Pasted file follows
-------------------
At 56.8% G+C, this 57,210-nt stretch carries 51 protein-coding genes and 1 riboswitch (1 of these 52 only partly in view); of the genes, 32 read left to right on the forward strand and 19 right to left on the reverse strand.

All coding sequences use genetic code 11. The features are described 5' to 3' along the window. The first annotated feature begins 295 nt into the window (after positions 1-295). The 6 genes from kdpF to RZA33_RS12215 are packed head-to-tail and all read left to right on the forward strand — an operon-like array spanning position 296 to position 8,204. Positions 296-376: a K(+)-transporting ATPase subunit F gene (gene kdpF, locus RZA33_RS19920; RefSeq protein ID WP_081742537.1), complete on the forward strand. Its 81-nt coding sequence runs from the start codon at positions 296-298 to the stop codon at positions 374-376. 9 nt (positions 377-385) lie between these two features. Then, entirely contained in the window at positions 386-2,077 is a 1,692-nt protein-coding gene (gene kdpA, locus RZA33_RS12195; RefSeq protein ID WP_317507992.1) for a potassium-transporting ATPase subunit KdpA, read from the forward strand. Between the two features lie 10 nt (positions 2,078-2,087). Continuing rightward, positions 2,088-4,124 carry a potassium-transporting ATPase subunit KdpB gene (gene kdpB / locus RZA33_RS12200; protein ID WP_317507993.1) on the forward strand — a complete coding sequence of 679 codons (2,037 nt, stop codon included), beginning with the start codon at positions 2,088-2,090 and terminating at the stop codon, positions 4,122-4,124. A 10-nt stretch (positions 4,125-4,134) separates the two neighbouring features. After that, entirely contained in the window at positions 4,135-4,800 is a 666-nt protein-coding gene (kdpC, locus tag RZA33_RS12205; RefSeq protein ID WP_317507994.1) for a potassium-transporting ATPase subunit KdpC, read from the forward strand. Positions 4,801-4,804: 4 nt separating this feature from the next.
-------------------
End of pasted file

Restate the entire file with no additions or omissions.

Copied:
At 56.8% G+C, this 57,210-nt stretch carries 51 protein-coding genes and 1 riboswitch (1 of these 52 only partly in view); of the genes, 32 read left to right on the forward strand and 19 right to left on the reverse strand.

All coding sequences use genetic code 11. The features are described 5' to 3' along the window. The first annotated feature begins 295 nt into the window (after positions 1-295). The 6 genes from kdpF to RZA33_RS12215 are packed head-to-tail and all read left to right on the forward strand — an operon-like array spanning position 296 to position 8,204. Positions 296-376: a K(+)-transporting ATPase subunit F gene (gene kdpF, locus RZA33_RS19920; RefSeq protein ID WP_081742537.1), complete on the forward strand. Its 81-nt coding sequence runs from the start codon at positions 296-298 to the stop codon at positions 374-376. 9 nt (positions 377-385) lie between these two features. Then, entirely contained in the window at positions 386-2,077 is a 1,692-nt protein-coding gene (gene kdpA, locus RZA33_RS12195; RefSeq protein ID WP_317507992.1) for a potassium-transporting ATPase subunit KdpA, read from the forward strand. Between the two features lie 10 nt (positions 2,078-2,087). Continuing rightward, positions 2,088-4,124 carry a potassium-transporting ATPase subunit KdpB gene (gene kdpB / locus RZA33_RS12200; protein ID WP_317507993.1) on the forward strand — a complete coding sequence of 679 codons (2,037 nt, stop codon included), beginning with the start codon at positions 2,088-2,090 and terminating at the stop codon, positions 4,122-4,124. A 10-nt stretch (positions 4,125-4,134) separates the two neighbouring features. After that, entirely contained in the window at positions 4,135-4,800 is a 666-nt protein-coding gene (kdpC, locus tag RZA33_RS12205; RefSeq protein ID WP_317507994.1) for a potassium-transporting ATPase subunit KdpC, read from the forward strand. Positions 4,801-4,804: 4 nt separating this feature from the next.